Liner hangers with packers are described in U.S. patents such as U.S. Pat. Nos. 2,328,840; 2,916,092; 3,152,643; 3,342,268 and 3,468,375. As far as Applicant is aware, the previously used packer materials were limited to lead or deformable materials such as rubber-like materials.
The present invention relates to a well liner hanger capable of being mounted within a portion of a surrounding pipe string having an inner diameter small enough to engage and hold a sleeve which has passed through the other portions of the surrounding pipe string. The upper element of the hanger comprises a tube which (a) is fluid-tightly connected near its upper end to a surrounding sleeve having brass-like properties of ductility, strength and corrosion resistance at least about equalling those of brass composed of 70% copper and 30% zinc, and (b) has a tapered outer diameter arranged to be capable of passing through a surrounding pipe string to enter into and be held by said smaller inner diameter portion of a pipe string. The lower element of the hanger comprises a tube which has an outer diameter substantially equalling that of the upper element tube and is fluid-tightly connected, near its upper end, to the bottom of a lower element surrounding sleeve. The lower element sleeve (a) has an inner diameter capable of fitting snugly, but slidably, around the outer diameter of a portion of the upper hanger element below the brass-like sleeve, and (b) near its mid-portion contains a plurality of lugs extending inwardly into slots in the upper element tube. The dimensions of the slots and lugs are arranged to accommodate the extent of the vertical travel induced by thermal expansion and contraction of the liner within the well in which it is to be installed. The hanger is provided with means for attaching it to the liner to be hung and a pipe string for lowering the assembly into a well.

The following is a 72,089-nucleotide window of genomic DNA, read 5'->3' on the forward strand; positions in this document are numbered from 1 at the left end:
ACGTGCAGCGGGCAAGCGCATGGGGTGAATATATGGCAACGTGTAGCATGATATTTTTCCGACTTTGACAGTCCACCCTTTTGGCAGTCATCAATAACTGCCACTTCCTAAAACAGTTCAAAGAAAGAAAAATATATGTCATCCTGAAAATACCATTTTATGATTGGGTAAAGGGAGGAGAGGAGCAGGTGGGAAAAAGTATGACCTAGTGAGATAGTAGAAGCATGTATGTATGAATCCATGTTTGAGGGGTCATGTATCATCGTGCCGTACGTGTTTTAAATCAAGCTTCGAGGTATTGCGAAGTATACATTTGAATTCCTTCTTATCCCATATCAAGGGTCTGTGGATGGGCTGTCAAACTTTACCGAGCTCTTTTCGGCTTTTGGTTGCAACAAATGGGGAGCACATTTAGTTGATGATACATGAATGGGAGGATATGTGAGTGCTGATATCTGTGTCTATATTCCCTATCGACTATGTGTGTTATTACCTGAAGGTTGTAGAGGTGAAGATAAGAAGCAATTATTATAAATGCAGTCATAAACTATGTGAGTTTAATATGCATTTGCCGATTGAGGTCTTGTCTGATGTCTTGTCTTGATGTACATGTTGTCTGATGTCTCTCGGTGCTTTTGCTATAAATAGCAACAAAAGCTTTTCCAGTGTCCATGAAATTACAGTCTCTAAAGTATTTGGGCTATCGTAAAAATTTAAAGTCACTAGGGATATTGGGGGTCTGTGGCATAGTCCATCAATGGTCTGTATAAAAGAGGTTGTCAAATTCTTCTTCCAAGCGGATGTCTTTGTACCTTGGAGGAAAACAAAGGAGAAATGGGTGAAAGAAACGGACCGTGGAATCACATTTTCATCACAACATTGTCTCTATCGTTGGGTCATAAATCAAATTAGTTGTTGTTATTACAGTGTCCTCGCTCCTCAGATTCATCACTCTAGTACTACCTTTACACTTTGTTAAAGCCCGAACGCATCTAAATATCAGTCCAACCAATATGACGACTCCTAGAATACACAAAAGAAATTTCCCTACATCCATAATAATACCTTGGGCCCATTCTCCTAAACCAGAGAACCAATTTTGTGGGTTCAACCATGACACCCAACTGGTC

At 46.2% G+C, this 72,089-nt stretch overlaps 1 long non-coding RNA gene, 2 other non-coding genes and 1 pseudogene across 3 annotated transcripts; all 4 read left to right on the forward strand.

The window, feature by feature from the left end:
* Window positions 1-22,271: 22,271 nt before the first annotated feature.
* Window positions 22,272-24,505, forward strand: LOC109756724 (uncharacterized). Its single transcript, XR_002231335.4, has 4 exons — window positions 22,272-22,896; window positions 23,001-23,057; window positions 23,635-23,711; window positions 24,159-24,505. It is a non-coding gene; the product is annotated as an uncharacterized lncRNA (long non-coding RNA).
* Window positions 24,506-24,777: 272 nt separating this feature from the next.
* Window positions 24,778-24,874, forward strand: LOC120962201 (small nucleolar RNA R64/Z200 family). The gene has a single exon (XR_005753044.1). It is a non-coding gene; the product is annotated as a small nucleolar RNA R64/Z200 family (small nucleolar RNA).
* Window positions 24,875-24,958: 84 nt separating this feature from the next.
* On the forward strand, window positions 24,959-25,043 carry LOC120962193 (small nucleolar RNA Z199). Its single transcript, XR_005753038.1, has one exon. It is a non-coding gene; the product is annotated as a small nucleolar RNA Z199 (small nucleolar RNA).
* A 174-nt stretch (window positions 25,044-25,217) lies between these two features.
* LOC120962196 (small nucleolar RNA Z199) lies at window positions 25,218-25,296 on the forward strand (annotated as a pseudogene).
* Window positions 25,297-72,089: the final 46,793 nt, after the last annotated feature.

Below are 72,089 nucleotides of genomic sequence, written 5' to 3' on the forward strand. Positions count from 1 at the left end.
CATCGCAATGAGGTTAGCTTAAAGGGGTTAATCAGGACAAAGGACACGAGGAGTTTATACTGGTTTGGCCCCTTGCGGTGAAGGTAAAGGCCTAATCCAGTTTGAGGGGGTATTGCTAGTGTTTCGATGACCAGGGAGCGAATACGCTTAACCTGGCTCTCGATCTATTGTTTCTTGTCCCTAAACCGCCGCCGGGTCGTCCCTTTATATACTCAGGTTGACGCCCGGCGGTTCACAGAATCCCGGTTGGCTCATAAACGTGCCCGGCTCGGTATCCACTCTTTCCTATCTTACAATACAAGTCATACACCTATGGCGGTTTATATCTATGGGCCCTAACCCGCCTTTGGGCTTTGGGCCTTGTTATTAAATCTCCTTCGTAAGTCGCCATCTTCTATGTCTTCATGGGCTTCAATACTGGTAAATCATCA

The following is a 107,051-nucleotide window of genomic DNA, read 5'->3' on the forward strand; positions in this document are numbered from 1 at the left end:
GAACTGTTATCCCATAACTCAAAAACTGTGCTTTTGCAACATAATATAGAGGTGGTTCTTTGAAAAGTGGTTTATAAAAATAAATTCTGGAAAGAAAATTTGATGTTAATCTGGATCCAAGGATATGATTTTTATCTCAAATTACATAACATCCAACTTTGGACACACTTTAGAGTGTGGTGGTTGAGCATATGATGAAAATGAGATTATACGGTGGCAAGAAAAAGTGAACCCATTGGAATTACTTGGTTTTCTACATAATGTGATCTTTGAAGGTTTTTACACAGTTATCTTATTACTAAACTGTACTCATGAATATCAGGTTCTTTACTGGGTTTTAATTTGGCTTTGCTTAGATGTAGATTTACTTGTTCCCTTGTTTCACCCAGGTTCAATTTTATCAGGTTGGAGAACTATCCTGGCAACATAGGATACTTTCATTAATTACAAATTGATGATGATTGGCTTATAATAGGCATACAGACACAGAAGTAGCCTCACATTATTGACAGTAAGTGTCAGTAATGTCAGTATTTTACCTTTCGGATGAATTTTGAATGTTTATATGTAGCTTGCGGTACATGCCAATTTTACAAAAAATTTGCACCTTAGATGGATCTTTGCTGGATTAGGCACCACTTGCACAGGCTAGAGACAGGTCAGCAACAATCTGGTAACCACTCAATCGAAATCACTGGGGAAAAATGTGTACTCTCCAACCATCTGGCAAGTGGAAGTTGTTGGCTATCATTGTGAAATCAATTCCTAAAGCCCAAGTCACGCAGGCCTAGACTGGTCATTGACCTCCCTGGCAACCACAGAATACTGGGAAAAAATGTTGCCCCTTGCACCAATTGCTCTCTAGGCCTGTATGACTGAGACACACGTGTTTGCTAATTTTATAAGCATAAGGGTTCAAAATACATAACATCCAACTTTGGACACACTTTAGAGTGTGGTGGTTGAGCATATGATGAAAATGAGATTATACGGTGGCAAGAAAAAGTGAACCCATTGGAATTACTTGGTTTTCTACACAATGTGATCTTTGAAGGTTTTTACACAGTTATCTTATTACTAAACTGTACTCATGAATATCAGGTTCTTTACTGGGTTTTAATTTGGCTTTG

FIG. 1 shows a cross sectional view of the hanger of the present invention.
FIGS. 2-4 are schematic illustrations of different stages of completing a well containing a liner suspended from a hanger of the present invention.
FIG. 5 schematically illustrates preferred means for attaching the present hanger to a liner and a running string.
As shown in FIG. 1, the upper element of the hanger comprises a section of tubing 1 which is surrounded by a brass-like tapered sleeve 2 and is provided with a plurality of axially aligned slots 3. The lower element of the hanger is a section of tubing with a similar outer diameter which is fluid-tightly connected to a surrounding sleeve 5. The sleeve 5 has an inner diameter capable of fitting snugly, but slidably, around the outer diameter of the lower portion of the upper element of the hanger. The gap between the inner diameter of the sleeve 5 and outer diameter of the element 1 are preferably machined to a close tolerance providing an opening which is not substantially larger than the perforations in the liner to be hung.
A threaded sleeve section 7 is arranged for connection to a lifting sub so that the hanger can be picked up and raised on the drill floor. The lower element of the hanger is provided with means, such as threaded section 8, adapting the hanger to be connected to the upper end of a liner.